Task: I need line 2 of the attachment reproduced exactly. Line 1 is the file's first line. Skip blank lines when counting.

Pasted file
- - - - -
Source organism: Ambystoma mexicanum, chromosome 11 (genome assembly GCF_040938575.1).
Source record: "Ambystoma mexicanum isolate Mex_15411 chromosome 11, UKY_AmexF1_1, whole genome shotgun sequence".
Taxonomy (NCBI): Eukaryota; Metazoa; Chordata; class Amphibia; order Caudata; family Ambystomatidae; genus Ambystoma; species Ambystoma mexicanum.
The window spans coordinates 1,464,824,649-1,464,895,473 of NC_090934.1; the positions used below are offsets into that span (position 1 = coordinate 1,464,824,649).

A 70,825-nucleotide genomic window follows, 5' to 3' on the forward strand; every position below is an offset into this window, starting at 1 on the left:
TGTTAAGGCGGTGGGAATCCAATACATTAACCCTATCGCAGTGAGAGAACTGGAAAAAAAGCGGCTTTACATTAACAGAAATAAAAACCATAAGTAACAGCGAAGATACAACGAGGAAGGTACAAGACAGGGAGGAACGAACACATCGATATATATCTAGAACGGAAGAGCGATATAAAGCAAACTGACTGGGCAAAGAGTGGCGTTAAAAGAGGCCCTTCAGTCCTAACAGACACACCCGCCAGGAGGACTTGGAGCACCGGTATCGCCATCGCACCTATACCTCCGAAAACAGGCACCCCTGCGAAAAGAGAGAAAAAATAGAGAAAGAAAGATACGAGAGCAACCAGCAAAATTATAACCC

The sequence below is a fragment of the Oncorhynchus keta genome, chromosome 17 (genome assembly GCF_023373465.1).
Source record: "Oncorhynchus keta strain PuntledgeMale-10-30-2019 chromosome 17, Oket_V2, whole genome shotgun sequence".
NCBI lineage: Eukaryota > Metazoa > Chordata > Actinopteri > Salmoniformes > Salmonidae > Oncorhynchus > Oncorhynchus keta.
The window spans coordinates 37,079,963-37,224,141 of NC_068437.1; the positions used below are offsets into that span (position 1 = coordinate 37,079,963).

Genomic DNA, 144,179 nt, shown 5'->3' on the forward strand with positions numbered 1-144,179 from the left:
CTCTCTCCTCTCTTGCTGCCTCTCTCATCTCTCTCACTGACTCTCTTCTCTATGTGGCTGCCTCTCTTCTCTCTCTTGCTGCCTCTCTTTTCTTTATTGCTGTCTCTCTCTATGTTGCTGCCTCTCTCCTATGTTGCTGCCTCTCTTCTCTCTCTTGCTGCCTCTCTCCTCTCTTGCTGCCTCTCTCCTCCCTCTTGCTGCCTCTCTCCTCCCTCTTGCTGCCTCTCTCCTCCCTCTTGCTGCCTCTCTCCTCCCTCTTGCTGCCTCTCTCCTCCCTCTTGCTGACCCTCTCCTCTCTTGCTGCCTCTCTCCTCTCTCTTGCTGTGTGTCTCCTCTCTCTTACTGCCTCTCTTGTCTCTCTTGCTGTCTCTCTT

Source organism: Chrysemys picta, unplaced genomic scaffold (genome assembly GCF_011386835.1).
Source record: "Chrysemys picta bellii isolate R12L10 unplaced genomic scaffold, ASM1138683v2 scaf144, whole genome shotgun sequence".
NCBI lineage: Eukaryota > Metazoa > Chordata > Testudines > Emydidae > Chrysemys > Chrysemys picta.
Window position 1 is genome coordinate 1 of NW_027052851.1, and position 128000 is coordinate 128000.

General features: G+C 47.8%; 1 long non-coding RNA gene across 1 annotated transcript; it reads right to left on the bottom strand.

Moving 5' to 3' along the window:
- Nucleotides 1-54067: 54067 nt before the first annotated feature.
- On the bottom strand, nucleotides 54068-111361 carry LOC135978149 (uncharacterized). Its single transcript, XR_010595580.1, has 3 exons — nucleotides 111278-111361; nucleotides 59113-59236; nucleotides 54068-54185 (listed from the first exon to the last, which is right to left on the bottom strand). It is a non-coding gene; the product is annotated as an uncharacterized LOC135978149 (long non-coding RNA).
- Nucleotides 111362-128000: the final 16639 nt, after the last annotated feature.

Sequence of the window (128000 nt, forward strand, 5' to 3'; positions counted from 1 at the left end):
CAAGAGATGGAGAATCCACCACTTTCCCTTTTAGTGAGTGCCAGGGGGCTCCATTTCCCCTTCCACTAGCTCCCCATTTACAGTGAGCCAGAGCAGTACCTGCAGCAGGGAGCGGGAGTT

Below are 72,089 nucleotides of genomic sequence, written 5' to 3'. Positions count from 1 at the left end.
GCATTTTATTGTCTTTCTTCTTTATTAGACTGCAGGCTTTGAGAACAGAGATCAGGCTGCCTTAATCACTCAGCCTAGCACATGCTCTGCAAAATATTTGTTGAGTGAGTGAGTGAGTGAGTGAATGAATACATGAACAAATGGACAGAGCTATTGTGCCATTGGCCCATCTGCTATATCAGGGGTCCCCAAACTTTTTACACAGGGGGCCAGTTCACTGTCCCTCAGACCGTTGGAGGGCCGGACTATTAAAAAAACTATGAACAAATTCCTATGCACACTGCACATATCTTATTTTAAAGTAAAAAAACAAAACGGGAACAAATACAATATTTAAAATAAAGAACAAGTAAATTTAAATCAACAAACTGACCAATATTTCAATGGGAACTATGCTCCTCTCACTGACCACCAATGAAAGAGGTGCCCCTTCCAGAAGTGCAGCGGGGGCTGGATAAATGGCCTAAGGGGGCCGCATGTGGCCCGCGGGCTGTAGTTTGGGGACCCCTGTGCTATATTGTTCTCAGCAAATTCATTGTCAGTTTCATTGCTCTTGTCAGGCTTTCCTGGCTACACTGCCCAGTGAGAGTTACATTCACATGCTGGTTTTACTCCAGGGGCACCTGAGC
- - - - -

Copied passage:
Source record: "Ambystoma mexicanum isolate Mex_15411 chromosome 11, UKY_AmexF1_1, whole genome shotgun sequence".